Ryan Coogler and the Empathy Machine of Story

Updated: Mar 30


“We are born into a box of space and time. We are who and when and what we are and we're going to be that person until we die. But if we remain only that person, we will never grow, and we will never change and things will never get better. Movies are the most powerful empathy machine in all the arts. When I go to a great movie I can live somebody else's life for a while. I can walk in somebody else's shoes. I can see what it feels like to be a member of a different gender, a different race, a different economic class, to live in a different time, to have a different belief. This is a liberalizing influence on me. It gives me a broader mind. It helps me to join my family of men and women on this planet. It helps me to identify with them, so I'm not just stuck being myself, day after day.”

-Roger Ebert

My love of movies will always be a byproduct of my obsession with story. Anything with a good tale to it immediately strikes my interest, and I've spent a few years now exploring that feeling and the reasons behind such a connection to the stories we tell. The above quote by Roger Ebert accurately pinpoints one of the main attractions story has over me in that, it gives me the ability to see life through someone else's eyes, and have an experience even slightly different than my own, however fictionalized or distant it may seem. James Baldwin once wrote, “It was books that taught me that the things that tormented me most were the very things that connected me with all the people who were alive, or who had ever been alive.” And while literature (and music) allow for a certain type of escapism, it is film that sometimes incorporates all the senses of the body and soul to truly transport the imagination of an individual into something purely magical and different. Altogether fantasy, but as real as we let it become.

Ryan Coogler is a director who not only understands the advantages of this specific type of cinematic brush, he is also swept up by its escapist sensibilities, even down to the simplest act of writing words on paper about people who don't exist, but whom we interact with every day. Coogler has recently received a plethora of fame due to the success of his most recent film, Black Panther, the latest installment in the ever-expanding MCU (Marvel Cinematic Universe), which now stands at an impressive 18 films with two more on the way this year alone. While the superhero flick is extraordinary for a variety of reasons, I have been a very big fan of the writer/director's work, and wanted to take some time to look at Coogler's career leading up to this unforgettable marker in cinematic history, as well as discuss why his films are so powerful.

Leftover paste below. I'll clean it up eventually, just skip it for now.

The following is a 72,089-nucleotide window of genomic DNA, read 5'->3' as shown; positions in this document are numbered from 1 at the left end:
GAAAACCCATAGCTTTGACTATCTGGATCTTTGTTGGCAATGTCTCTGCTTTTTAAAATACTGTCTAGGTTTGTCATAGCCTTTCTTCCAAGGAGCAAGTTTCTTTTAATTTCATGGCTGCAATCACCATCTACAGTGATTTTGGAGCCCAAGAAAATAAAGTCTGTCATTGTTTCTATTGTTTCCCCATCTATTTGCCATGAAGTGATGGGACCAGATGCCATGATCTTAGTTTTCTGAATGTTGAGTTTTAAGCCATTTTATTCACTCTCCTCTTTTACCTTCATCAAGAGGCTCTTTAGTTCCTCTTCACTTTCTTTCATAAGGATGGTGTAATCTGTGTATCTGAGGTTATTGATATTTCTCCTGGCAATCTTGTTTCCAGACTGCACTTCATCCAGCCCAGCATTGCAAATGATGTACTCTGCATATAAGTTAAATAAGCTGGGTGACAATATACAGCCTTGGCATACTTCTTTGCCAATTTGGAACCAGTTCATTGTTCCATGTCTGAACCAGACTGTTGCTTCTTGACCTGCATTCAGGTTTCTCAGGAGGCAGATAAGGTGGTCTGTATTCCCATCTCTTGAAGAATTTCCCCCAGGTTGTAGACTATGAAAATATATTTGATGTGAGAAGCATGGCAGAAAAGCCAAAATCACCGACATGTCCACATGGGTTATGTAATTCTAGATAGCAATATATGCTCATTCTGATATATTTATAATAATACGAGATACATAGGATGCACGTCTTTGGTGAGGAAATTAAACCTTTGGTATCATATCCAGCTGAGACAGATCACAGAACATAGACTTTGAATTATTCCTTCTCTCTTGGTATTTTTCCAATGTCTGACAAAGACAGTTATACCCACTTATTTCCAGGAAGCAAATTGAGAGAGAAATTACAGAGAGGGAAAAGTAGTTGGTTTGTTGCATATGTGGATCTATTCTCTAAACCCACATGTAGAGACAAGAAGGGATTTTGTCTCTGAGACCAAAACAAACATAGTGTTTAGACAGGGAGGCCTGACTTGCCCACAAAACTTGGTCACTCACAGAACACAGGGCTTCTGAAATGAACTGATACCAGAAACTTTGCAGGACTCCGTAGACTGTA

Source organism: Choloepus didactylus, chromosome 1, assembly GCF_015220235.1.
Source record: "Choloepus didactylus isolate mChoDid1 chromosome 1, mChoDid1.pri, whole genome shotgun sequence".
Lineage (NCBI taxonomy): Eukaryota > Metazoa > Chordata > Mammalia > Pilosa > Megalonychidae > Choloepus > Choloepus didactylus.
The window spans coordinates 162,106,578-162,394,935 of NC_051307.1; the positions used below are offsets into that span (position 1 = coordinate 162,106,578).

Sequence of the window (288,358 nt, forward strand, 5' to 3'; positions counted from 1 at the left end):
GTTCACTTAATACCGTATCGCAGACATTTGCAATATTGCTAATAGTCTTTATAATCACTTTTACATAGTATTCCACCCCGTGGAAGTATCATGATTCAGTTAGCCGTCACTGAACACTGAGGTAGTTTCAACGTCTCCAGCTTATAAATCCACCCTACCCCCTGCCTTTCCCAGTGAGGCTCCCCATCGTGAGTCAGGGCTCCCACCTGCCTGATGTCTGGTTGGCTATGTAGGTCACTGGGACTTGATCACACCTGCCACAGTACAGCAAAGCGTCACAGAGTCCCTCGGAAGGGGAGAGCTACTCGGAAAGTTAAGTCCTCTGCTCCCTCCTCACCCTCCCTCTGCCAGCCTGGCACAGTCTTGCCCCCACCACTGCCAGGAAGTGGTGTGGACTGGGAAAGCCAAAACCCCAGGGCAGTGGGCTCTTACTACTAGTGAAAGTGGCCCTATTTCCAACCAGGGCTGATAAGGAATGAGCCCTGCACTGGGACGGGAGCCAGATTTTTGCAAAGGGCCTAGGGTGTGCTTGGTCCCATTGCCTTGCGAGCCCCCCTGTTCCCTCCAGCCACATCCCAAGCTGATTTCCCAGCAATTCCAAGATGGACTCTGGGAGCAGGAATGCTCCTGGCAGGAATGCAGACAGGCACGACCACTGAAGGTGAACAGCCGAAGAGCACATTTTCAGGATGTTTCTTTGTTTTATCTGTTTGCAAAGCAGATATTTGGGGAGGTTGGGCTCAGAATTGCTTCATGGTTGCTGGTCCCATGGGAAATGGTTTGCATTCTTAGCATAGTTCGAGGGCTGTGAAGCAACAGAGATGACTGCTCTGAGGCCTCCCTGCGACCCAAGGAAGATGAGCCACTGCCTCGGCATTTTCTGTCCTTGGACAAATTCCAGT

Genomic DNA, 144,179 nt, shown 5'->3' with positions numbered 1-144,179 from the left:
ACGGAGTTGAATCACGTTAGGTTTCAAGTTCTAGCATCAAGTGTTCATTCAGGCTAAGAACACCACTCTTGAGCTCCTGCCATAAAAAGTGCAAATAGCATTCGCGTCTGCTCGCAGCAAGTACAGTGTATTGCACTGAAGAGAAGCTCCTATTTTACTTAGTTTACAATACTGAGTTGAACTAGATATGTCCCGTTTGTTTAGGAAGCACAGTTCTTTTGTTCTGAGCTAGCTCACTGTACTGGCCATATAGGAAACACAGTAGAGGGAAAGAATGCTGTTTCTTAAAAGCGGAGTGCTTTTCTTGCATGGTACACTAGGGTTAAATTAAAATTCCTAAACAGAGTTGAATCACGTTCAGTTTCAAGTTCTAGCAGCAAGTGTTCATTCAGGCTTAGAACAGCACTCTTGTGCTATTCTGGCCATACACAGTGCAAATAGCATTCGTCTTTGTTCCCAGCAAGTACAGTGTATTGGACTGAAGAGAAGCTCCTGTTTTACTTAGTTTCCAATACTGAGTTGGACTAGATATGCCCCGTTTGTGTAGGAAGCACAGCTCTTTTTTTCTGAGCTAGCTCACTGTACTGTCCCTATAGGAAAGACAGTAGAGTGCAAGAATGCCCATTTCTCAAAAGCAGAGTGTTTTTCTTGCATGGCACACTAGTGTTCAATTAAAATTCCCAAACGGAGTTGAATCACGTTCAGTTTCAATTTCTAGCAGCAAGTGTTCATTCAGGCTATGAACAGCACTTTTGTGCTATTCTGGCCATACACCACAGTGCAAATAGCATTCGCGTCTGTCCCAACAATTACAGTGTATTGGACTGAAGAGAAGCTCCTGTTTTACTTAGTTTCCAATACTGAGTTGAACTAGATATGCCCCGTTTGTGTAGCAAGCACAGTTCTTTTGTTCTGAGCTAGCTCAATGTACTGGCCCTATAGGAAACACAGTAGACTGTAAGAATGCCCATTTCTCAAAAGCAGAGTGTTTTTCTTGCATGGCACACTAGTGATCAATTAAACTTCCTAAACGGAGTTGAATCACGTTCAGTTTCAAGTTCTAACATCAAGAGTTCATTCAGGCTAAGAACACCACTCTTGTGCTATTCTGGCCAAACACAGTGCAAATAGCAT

Ryan Kyle Coogler was born on May 23, 1986, (just twelve days after this very writer), in Oakland, California, (as far from this writer's birthplace as you can possibly get, in more ways than one). When he was eight, his mother, a community organizer and his father, a juvenile hall probation officer, relocated the family to Richmond, CA, where he started running track and playing football. As Coogler has stated, in his new home you either played football “or otherwise.” He described his childhood as one of constantly feeling as if he was stuck between two worlds: the private Catholic school of Saint Mary's College High where he attended, while living in a self-described “difficult” neighborhood. Playing football was a way for him to feel as if he truly fit in somewhere. Through the sport and a proficiency in math and science, he got himself a scholarship to Saint Mary's College of California, where he studied chemistry, with an eye on becoming a doctor. This is where it gets interesting, and we are afforded an artist's very own superhero origin story.

At college, Coogler was required to take a creative writing course. An assignment to write a story about something emotional and personal eventually led to him being called in to meet with his professor. During the meeting, she asked Coogler the dreaded question: “What do you want to be when you grow up?” He told her about wanting to be a doctor to which she inquired, “Why?” As a Black 18-year old from the Bay Area, this was not a question Coogler was used to hearing. He contemplated for a moment, answering that he thought it would be a good way to help a lot of people, and make a good living while doing it. She told him his story, which he wrote for the previously mentioned assignment, was insanely captivating and moving, and that sort of raw talent is far more rare than his skills in math and science; she believed that he may be able to help even more people with his voice as a writer, than he could with his mind as a doctor.